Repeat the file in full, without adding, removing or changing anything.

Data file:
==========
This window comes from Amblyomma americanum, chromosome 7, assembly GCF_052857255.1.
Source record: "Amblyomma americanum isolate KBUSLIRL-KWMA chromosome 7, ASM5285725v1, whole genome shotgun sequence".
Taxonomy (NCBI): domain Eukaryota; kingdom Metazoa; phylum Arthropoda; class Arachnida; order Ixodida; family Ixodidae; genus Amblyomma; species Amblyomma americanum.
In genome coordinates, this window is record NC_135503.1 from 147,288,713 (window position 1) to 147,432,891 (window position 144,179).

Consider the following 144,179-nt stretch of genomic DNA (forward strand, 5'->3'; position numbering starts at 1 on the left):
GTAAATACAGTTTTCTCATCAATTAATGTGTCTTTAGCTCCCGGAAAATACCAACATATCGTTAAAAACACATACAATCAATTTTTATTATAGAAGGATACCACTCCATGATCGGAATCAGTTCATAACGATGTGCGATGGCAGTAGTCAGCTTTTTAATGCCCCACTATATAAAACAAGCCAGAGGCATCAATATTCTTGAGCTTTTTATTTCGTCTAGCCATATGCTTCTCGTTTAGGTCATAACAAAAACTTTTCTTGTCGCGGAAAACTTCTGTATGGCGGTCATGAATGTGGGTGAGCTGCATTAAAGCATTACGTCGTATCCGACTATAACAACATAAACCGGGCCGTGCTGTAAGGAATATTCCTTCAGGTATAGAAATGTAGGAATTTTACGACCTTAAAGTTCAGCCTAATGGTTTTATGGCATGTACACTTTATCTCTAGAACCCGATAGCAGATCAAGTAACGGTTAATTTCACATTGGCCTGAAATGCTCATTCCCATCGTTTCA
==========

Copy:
This window comes from Amblyomma americanum, chromosome 7, assembly GCF_052857255.1.
Source record: "Amblyomma americanum isolate KBUSLIRL-KWMA chromosome 7, ASM5285725v1, whole genome shotgun sequence".
Taxonomy (NCBI): domain Eukaryota; kingdom Metazoa; phylum Arthropoda; class Arachnida; order Ixodida; family Ixodidae; genus Amblyomma; species Amblyomma americanum.
In genome coordinates, this window is record NC_135503.1 from 147,288,713 (window position 1) to 147,432,891 (window position 144,179).

Consider the following 144,179-nt stretch of genomic DNA (forward strand, 5'->3'; position numbering starts at 1 on the left):
GTAAATACAGTTTTCTCATCAATTAATGTGTCTTTAGCTCCCGGAAAATACCAACATATCGTTAAAAACACATACAATCAATTTTTATTATAGAAGGATACCACTCCATGATCGGAATCAGTTCATAACGATGTGCGATGGCAGTAGTCAGCTTTTTAATGCCCCACTATATAAAACAAGCCAGAGGCATCAATATTCTTGAGCTTTTTATTTCGTCTAGCCATATGCTTCTCGTTTAGGTCATAACAAAAACTTTTCTTGTCGCGGAAAACTTCTGTATGGCGGTCATGAATGTGGGTGAGCTGCATTAAAGCATTACGTCGTATCCGACTATAACAACATAAACCGGGCCGTGCTGTAAGGAATATTCCTTCAGGTATAGAAATGTAGGAATTTTACGACCTTAAAGTTCAGCCTAATGGTTTTATGGCATGTACACTTTATCTCTAGAACCCGATAGCAGATCAAGTAACGGTTAATTTCACATTGGCCTGAAATGCTCATTCCCATCGTTTCA